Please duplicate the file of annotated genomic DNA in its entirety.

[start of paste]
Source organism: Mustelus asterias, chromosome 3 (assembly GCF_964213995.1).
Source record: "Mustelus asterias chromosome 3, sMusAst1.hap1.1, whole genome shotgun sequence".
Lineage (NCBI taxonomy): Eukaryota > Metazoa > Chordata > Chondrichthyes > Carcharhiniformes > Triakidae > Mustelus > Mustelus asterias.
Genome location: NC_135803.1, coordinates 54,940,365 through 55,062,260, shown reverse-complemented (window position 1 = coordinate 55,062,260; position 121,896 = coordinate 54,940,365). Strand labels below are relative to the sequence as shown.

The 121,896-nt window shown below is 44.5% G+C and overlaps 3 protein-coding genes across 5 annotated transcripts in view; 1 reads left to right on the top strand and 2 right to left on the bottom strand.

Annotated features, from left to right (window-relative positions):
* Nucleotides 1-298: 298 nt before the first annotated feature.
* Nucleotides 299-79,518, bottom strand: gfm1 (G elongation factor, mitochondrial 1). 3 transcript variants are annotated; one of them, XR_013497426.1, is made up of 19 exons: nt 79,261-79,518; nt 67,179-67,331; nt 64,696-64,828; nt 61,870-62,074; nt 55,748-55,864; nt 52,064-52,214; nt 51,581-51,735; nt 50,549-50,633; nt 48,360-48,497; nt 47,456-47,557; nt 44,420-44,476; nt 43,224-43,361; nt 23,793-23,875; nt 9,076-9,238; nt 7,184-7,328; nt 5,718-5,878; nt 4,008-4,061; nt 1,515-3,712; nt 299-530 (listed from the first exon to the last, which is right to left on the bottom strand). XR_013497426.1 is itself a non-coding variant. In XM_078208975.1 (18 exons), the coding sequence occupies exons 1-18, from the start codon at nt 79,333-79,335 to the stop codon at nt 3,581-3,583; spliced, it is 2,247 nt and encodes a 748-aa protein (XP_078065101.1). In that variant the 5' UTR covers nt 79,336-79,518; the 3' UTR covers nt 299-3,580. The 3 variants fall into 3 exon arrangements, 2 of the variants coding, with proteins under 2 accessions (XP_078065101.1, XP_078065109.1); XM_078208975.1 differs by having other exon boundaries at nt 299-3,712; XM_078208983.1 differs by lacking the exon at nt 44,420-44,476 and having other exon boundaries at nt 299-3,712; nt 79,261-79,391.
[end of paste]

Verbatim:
Source organism: Mustelus asterias, chromosome 3 (assembly GCF_964213995.1).
Source record: "Mustelus asterias chromosome 3, sMusAst1.hap1.1, whole genome shotgun sequence".
Lineage (NCBI taxonomy): Eukaryota > Metazoa > Chordata > Chondrichthyes > Carcharhiniformes > Triakidae > Mustelus > Mustelus asterias.
Genome location: NC_135803.1, coordinates 54,940,365 through 55,062,260, shown reverse-complemented (window position 1 = coordinate 55,062,260; position 121,896 = coordinate 54,940,365). Strand labels below are relative to the sequence as shown.

The 121,896-nt window shown below is 44.5% G+C and overlaps 3 protein-coding genes across 5 annotated transcripts in view; 1 reads left to right on the top strand and 2 right to left on the bottom strand.

Annotated features, from left to right (window-relative positions):
* Nucleotides 1-298: 298 nt before the first annotated feature.
* Nucleotides 299-79,518, bottom strand: gfm1 (G elongation factor, mitochondrial 1). 3 transcript variants are annotated; one of them, XR_013497426.1, is made up of 19 exons: nt 79,261-79,518; nt 67,179-67,331; nt 64,696-64,828; nt 61,870-62,074; nt 55,748-55,864; nt 52,064-52,214; nt 51,581-51,735; nt 50,549-50,633; nt 48,360-48,497; nt 47,456-47,557; nt 44,420-44,476; nt 43,224-43,361; nt 23,793-23,875; nt 9,076-9,238; nt 7,184-7,328; nt 5,718-5,878; nt 4,008-4,061; nt 1,515-3,712; nt 299-530 (listed from the first exon to the last, which is right to left on the bottom strand). XR_013497426.1 is itself a non-coding variant. In XM_078208975.1 (18 exons), the coding sequence occupies exons 1-18, from the start codon at nt 79,333-79,335 to the stop codon at nt 3,581-3,583; spliced, it is 2,247 nt and encodes a 748-aa protein (XP_078065101.1). In that variant the 5' UTR covers nt 79,336-79,518; the 3' UTR covers nt 299-3,580. The 3 variants fall into 3 exon arrangements, 2 of the variants coding, with proteins under 2 accessions (XP_078065101.1, XP_078065109.1); XM_078208975.1 differs by having other exon boundaries at nt 299-3,712; XM_078208983.1 differs by lacking the exon at nt 44,420-44,476 and having other exon boundaries at nt 299-3,712; nt 79,261-79,391.